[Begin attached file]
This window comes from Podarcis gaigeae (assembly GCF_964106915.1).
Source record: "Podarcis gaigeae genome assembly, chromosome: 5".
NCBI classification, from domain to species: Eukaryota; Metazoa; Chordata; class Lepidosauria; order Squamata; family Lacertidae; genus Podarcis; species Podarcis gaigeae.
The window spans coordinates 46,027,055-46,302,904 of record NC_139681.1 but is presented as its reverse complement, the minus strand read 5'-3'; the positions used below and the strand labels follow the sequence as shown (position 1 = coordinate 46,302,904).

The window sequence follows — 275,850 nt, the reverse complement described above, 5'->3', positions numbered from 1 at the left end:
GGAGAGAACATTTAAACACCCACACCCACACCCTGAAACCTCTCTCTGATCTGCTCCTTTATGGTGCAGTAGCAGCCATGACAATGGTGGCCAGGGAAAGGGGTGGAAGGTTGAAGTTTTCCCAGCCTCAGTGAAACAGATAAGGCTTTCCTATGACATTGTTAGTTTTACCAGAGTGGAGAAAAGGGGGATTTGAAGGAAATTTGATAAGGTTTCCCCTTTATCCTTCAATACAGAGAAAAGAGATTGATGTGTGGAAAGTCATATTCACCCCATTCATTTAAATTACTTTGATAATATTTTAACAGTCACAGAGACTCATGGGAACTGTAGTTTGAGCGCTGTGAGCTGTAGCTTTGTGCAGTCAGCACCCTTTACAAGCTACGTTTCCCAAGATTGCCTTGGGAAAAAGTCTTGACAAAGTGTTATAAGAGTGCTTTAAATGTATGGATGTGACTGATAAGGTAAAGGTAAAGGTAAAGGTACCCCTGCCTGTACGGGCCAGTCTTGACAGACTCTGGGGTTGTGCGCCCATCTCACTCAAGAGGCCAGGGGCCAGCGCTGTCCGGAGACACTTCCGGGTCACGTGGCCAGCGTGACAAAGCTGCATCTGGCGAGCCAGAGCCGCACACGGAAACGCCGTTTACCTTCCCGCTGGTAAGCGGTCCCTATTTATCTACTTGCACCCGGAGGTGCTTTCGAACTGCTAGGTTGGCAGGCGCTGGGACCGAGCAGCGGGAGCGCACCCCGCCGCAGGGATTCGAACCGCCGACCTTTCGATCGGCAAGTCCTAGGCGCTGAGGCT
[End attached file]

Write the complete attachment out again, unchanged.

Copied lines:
This window comes from Podarcis gaigeae (assembly GCF_964106915.1).
Source record: "Podarcis gaigeae genome assembly, chromosome: 5".
NCBI classification, from domain to species: Eukaryota; Metazoa; Chordata; class Lepidosauria; order Squamata; family Lacertidae; genus Podarcis; species Podarcis gaigeae.
The window spans coordinates 46,027,055-46,302,904 of record NC_139681.1 but is presented as its reverse complement, the minus strand read 5'-3'; the positions used below and the strand labels follow the sequence as shown (position 1 = coordinate 46,302,904).

The window sequence follows — 275,850 nt, the reverse complement described above, 5'->3', positions numbered from 1 at the left end:
GGAGAGAACATTTAAACACCCACACCCACACCCTGAAACCTCTCTCTGATCTGCTCCTTTATGGTGCAGTAGCAGCCATGACAATGGTGGCCAGGGAAAGGGGTGGAAGGTTGAAGTTTTCCCAGCCTCAGTGAAACAGATAAGGCTTTCCTATGACATTGTTAGTTTTACCAGAGTGGAGAAAAGGGGGATTTGAAGGAAATTTGATAAGGTTTCCCCTTTATCCTTCAATACAGAGAAAAGAGATTGATGTGTGGAAAGTCATATTCACCCCATTCATTTAAATTACTTTGATAATATTTTAACAGTCACAGAGACTCATGGGAACTGTAGTTTGAGCGCTGTGAGCTGTAGCTTTGTGCAGTCAGCACCCTTTACAAGCTACGTTTCCCAAGATTGCCTTGGGAAAAAGTCTTGACAAAGTGTTATAAGAGTGCTTTAAATGTATGGATGTGACTGATAAGGTAAAGGTAAAGGTAAAGGTACCCCTGCCTGTACGGGCCAGTCTTGACAGACTCTGGGGTTGTGCGCCCATCTCACTCAAGAGGCCAGGGGCCAGCGCTGTCCGGAGACACTTCCGGGTCACGTGGCCAGCGTGACAAAGCTGCATCTGGCGAGCCAGAGCCGCACACGGAAACGCCGTTTACCTTCCCGCTGGTAAGCGGTCCCTATTTATCTACTTGCACCCGGAGGTGCTTTCGAACTGCTAGGTTGGCAGGCGCTGGGACCGAGCAGCGGGAGCGCACCCCGCCGCAGGGATTCGAACCGCCGACCTTTCGATCGGCAAGTCCTAGGCGCTGAGGCT